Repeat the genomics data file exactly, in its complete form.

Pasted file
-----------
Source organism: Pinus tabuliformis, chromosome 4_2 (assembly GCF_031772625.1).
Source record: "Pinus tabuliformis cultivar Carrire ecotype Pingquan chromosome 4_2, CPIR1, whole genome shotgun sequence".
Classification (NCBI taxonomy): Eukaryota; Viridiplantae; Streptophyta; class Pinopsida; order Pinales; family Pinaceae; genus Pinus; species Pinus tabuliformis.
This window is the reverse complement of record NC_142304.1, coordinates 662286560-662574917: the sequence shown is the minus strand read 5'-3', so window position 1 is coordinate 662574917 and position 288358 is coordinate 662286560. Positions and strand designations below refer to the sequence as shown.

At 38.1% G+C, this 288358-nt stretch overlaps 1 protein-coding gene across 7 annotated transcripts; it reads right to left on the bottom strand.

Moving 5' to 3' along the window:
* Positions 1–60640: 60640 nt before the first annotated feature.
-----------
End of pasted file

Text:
Source organism: Pinus tabuliformis, chromosome 4_2 (assembly GCF_031772625.1).
Source record: "Pinus tabuliformis cultivar Carrire ecotype Pingquan chromosome 4_2, CPIR1, whole genome shotgun sequence".
Classification (NCBI taxonomy): Eukaryota; Viridiplantae; Streptophyta; class Pinopsida; order Pinales; family Pinaceae; genus Pinus; species Pinus tabuliformis.
This window is the reverse complement of record NC_142304.1, coordinates 662286560-662574917: the sequence shown is the minus strand read 5'-3', so window position 1 is coordinate 662574917 and position 288358 is coordinate 662286560. Positions and strand designations below refer to the sequence as shown.

At 38.1% G+C, this 288358-nt stretch overlaps 1 protein-coding gene across 7 annotated transcripts; it reads right to left on the bottom strand.

Moving 5' to 3' along the window:
* Positions 1–60640: 60640 nt before the first annotated feature.